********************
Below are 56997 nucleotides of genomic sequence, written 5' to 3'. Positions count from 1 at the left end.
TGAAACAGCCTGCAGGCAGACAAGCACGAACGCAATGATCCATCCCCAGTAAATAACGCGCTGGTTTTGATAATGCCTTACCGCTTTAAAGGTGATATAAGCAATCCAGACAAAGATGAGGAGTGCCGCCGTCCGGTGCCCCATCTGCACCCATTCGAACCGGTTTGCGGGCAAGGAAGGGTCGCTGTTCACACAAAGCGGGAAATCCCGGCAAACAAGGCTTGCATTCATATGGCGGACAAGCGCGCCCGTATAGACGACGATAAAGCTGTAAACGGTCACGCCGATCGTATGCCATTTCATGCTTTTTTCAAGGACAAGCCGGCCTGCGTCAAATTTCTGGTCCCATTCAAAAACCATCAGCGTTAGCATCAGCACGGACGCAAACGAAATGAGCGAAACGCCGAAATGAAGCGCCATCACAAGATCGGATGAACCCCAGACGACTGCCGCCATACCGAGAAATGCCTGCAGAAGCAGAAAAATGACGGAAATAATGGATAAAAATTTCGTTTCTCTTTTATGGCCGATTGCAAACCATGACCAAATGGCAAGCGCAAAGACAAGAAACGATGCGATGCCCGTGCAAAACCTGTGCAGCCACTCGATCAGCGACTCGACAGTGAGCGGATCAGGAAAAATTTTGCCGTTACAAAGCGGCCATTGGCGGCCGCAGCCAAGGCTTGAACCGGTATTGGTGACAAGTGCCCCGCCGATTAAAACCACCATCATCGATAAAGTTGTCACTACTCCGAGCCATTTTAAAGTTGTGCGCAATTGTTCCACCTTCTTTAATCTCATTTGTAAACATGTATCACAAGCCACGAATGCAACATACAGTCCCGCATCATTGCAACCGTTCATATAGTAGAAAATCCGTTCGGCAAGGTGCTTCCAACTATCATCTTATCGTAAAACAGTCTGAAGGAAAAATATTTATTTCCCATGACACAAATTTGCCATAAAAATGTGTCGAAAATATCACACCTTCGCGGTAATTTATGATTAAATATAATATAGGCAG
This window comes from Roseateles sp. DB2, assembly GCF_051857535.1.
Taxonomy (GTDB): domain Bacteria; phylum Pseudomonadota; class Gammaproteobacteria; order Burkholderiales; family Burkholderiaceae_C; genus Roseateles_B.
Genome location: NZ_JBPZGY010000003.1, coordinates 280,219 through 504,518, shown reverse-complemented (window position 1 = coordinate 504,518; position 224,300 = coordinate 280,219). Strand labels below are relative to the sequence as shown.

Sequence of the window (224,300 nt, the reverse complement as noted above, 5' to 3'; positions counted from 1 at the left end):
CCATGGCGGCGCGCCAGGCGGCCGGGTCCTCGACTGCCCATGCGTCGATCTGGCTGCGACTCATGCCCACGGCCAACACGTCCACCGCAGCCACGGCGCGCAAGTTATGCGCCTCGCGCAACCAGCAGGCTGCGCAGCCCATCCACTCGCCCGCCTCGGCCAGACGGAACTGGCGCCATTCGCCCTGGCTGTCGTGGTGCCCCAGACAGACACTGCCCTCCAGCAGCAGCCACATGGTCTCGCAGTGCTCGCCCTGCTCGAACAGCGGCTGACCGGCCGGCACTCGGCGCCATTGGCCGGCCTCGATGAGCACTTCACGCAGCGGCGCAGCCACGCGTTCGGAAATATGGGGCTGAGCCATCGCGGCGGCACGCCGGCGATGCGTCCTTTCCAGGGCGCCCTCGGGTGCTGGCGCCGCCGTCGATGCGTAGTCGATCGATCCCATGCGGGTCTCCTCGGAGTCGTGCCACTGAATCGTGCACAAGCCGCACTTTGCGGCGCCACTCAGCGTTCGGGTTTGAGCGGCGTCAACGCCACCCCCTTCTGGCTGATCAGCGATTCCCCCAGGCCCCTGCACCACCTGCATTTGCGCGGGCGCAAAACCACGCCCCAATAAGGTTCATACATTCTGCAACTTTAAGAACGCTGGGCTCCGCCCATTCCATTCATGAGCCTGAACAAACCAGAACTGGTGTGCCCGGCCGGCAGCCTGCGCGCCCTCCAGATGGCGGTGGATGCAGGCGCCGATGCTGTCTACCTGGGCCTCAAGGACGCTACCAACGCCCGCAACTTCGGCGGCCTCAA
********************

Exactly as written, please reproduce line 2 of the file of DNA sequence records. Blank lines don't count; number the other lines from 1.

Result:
TGAAACAGCCTGCAGGCAGACAAGCACGAACGCAATGATCCATCCCCAGTAAATAACGCGCTGGTTTTGATAATGCCTTACCGCTTTAAAGGTGATATAAGCAATCCAGACAAAGATGAGGAGTGCCGCCGTCCGGTGCCCCATCTGCACCCATTCGAACCGGTTTGCGGGCAAGGAAGGGTCGCTGTTCACACAAAGCGGGAAATCCCGGCAAACAAGGCTTGCATTCATATGGCGGACAAGCGCGCCCGTATAGACGACGATAAAGCTGTAAACGGTCACGCCGATCGTATGCCATTTCATGCTTTTTTCAAGGACAAGCCGGCCTGCGTCAAATTTCTGGTCCCATTCAAAAACCATCAGCGTTAGCATCAGCACGGACGCAAACGAAATGAGCGAAACGCCGAAATGAAGCGCCATCACAAGATCGGATGAACCCCAGACGACTGCCGCCATACCGAGAAATGCCTGCAGAAGCAGAAAAATGACGGAAATAATGGATAAAAATTTCGTTTCTCTTTTATGGCCGATTGCAAACCATGACCAAATGGCAAGCGCAAAGACAAGAAACGATGCGATGCCCGTGCAAAACCTGTGCAGCCACTCGATCAGCGACTCGACAGTGAGCGGATCAGGAAAAATTTTGCCGTTACAAAGCGGCCATTGGCGGCCGCAGCCAAGGCTTGAACCGGTATTGGTGACAAGTGCCCCGCCGATTAAAACCACCATCATCGATAAAGTTGTCACTACTCCGAGCCATTTTAAAGTTGTGCGCAATTGTTCCACCTTCTTTAATCTCATTTGTAAACATGTATCACAAGCCACGAATGCAACATACAGTCCCGCATCATTGCAACCGTTCATATAGTAGAAAATCCGTTCGGCAAGGTGCTTCCAACTATCATCTTATCGTAAAACAGTCTGAAGGAAAAATATTTATTTCCCATGACACAAATTTGCCATAAAAATGTGTCGAAAATATCACACCTTCGCGGTAATTTATGATTAAATATAATATAGGCAG